Q: Neil, was it awkward for you when you had to interact with the Smurfs, like in that hugging scene?
NPH: Yeah, it made you feel a little insecure because you were just trusting the animators. But I watched a lot of the other types of movies that were similar to this in style and it seems that the more you’re committed to it then the better the result was. So there were certain scenes that were no doubt very strange. That group hug was weird. But we filmed our scene first. We filmed our stuff first and then they would animate later and then they would add the voices later. So we were the first pass. We didn’t have to match every single … nothing had been done yet or set yet. If I decided in one take that one of them was crawling up and I brought them back down, I could just play around if I wanted to and the animators would animate towards it, so it was weirdly freeing I guess in that sense.
JM: It was like watching you have a fit that day. There were strings pulling his shirt and everything to show the movement of the Smurfs poking around.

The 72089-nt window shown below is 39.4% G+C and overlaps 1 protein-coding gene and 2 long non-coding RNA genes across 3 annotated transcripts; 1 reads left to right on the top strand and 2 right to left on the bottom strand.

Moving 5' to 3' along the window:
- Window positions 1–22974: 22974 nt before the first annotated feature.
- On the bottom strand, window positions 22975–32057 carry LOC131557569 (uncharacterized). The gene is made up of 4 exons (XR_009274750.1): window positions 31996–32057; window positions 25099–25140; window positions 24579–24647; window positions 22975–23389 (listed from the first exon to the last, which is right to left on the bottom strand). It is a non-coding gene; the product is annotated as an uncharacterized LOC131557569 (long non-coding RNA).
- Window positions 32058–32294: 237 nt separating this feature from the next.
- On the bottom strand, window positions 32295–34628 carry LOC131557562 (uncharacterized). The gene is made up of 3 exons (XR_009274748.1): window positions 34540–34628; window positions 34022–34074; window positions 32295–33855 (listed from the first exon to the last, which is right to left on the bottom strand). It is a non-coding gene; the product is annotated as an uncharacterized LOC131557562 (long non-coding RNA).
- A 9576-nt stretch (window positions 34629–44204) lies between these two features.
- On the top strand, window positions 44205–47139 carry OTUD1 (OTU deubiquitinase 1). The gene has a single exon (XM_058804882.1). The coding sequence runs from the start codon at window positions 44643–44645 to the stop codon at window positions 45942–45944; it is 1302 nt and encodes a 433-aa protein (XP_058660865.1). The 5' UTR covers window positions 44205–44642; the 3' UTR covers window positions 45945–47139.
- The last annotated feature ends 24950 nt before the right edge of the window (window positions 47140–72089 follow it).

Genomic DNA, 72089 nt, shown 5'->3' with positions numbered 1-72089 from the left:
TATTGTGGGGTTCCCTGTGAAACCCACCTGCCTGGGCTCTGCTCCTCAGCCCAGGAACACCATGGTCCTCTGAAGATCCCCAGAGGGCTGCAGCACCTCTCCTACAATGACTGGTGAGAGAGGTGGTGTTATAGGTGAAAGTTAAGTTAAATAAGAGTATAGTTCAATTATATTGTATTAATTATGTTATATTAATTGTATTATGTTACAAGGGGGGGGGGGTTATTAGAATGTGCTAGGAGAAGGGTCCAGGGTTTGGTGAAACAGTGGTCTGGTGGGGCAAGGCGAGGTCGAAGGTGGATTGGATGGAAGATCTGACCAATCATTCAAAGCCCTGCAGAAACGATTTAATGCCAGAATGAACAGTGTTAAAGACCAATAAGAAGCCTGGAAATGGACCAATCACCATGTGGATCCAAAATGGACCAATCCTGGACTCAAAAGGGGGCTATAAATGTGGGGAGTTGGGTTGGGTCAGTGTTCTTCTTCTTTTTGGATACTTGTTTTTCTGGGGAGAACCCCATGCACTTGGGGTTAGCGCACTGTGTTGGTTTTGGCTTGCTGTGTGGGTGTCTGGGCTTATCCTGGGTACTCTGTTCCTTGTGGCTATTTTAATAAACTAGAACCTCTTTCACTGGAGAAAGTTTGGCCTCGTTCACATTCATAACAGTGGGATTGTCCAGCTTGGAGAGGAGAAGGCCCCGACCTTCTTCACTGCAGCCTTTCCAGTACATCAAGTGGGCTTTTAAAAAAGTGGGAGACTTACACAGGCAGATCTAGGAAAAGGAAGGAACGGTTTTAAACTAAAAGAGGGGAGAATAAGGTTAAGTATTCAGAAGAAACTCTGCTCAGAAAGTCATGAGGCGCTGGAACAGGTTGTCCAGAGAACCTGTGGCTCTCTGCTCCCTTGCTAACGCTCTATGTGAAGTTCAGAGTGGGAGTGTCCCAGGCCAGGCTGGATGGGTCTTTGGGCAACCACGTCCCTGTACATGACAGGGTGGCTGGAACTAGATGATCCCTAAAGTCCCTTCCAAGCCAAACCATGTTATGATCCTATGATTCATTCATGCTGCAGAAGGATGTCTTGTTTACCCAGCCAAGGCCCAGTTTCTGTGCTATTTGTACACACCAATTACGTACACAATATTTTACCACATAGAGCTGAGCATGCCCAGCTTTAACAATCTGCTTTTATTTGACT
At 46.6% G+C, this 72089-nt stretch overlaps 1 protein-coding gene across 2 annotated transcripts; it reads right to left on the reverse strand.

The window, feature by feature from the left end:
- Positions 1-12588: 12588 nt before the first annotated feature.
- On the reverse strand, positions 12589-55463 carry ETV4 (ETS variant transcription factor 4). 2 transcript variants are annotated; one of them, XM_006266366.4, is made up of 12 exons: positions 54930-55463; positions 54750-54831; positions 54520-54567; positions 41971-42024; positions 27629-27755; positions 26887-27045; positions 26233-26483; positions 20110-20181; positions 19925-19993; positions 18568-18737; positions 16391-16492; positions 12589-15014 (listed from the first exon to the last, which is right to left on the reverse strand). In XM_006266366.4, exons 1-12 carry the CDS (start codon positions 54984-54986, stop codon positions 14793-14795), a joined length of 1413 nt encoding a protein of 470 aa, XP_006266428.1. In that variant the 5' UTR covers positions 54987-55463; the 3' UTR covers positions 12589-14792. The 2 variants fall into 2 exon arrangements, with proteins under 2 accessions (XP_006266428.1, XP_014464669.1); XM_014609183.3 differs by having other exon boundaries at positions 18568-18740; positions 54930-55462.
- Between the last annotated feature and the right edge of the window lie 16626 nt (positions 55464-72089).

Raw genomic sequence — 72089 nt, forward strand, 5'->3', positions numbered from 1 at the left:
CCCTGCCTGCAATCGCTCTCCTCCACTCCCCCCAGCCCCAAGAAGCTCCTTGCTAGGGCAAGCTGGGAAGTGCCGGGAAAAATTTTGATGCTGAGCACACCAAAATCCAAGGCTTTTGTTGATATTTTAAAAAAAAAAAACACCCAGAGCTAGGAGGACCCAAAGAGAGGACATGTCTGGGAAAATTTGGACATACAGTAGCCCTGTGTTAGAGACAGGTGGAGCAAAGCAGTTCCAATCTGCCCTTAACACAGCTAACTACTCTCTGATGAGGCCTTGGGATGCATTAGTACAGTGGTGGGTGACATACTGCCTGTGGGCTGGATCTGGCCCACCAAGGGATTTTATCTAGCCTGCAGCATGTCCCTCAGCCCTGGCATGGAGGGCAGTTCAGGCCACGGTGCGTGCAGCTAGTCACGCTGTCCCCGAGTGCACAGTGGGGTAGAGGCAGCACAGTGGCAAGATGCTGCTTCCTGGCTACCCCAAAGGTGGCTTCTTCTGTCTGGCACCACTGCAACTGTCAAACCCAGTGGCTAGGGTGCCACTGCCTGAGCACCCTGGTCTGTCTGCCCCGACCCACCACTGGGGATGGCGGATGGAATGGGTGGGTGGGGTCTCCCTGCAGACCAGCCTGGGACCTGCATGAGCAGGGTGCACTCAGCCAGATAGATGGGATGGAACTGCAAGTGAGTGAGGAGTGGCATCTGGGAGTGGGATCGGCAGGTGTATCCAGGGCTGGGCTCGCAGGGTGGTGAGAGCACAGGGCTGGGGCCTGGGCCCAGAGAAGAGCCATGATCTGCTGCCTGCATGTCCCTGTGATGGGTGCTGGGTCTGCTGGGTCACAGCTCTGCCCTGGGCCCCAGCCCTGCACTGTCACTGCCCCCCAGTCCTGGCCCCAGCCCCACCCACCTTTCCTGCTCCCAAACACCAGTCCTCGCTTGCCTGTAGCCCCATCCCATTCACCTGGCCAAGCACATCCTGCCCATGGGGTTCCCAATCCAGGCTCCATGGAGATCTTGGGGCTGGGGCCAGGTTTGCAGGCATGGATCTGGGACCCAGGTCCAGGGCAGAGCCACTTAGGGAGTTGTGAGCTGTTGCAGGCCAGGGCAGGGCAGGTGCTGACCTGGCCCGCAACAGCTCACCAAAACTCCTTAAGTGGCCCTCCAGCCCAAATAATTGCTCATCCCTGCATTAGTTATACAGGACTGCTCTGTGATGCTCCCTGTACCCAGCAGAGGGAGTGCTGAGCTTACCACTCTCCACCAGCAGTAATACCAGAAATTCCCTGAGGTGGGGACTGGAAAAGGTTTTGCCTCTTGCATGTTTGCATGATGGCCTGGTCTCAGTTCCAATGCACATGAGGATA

NPH: And like six crew members right outside of frame pulling on the filament so my shirt kept going like this while I’m actively hugging nothing. (chuckles) What’d you do today, dad?
Q: Jayma, Neil got to rock out with the Smurfs. If you got a chance to do a song in a rock band with the Smurfs, what would it be?
JM: I would probably go back to my roots and do something where I win. Smurf Miner’s Daughter?
NPH: Oh, look at you! Nice! Smurf Miner’s Daughter. I love that answer.
Q: Are there any funny stories about Sophia?